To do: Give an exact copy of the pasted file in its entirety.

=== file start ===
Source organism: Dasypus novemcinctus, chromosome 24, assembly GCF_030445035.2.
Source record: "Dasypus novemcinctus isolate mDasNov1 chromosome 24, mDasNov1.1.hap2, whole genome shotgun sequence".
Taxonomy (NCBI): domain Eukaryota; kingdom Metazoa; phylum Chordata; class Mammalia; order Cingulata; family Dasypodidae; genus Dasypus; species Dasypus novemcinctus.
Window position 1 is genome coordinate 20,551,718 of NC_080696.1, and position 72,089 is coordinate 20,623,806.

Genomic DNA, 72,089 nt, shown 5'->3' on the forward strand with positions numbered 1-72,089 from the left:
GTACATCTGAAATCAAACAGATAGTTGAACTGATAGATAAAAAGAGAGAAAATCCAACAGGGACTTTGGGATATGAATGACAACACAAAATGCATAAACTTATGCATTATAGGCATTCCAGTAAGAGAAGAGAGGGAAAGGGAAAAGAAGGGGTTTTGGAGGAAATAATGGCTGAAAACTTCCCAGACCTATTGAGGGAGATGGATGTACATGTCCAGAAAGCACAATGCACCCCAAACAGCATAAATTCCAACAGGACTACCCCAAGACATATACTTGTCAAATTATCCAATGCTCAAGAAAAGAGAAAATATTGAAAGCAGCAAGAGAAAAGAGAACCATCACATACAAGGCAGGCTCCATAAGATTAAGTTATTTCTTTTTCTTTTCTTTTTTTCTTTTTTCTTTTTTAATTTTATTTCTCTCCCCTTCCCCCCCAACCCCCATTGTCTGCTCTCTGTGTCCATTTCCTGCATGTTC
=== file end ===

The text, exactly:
Source organism: Dasypus novemcinctus, chromosome 24, assembly GCF_030445035.2.
Source record: "Dasypus novemcinctus isolate mDasNov1 chromosome 24, mDasNov1.1.hap2, whole genome shotgun sequence".
Taxonomy (NCBI): domain Eukaryota; kingdom Metazoa; phylum Chordata; class Mammalia; order Cingulata; family Dasypodidae; genus Dasypus; species Dasypus novemcinctus.
Window position 1 is genome coordinate 20,551,718 of NC_080696.1, and position 72,089 is coordinate 20,623,806.

Genomic DNA, 72,089 nt, shown 5'->3' on the forward strand with positions numbered 1-72,089 from the left:
GTACATCTGAAATCAAACAGATAGTTGAACTGATAGATAAAAAGAGAGAAAATCCAACAGGGACTTTGGGATATGAATGACAACACAAAATGCATAAACTTATGCATTATAGGCATTCCAGTAAGAGAAGAGAGGGAAAGGGAAAAGAAGGGGTTTTGGAGGAAATAATGGCTGAAAACTTCCCAGACCTATTGAGGGAGATGGATGTACATGTCCAGAAAGCACAATGCACCCCAAACAGCATAAATTCCAACAGGACTACCCCAAGACATATACTTGTCAAATTATCCAATGCTCAAGAAAAGAGAAAATATTGAAAGCAGCAAGAGAAAAGAGAACCATCACATACAAGGCAGGCTCCATAAGATTAAGTTATTTCTTTTTCTTTTCTTTTTTTCTTTTTTCTTTTTTAATTTTATTTCTCTCCCCTTCCCCCCCAACCCCCATTGTCTGCTCTCTGTGTCCATTTCCTGCATGTTC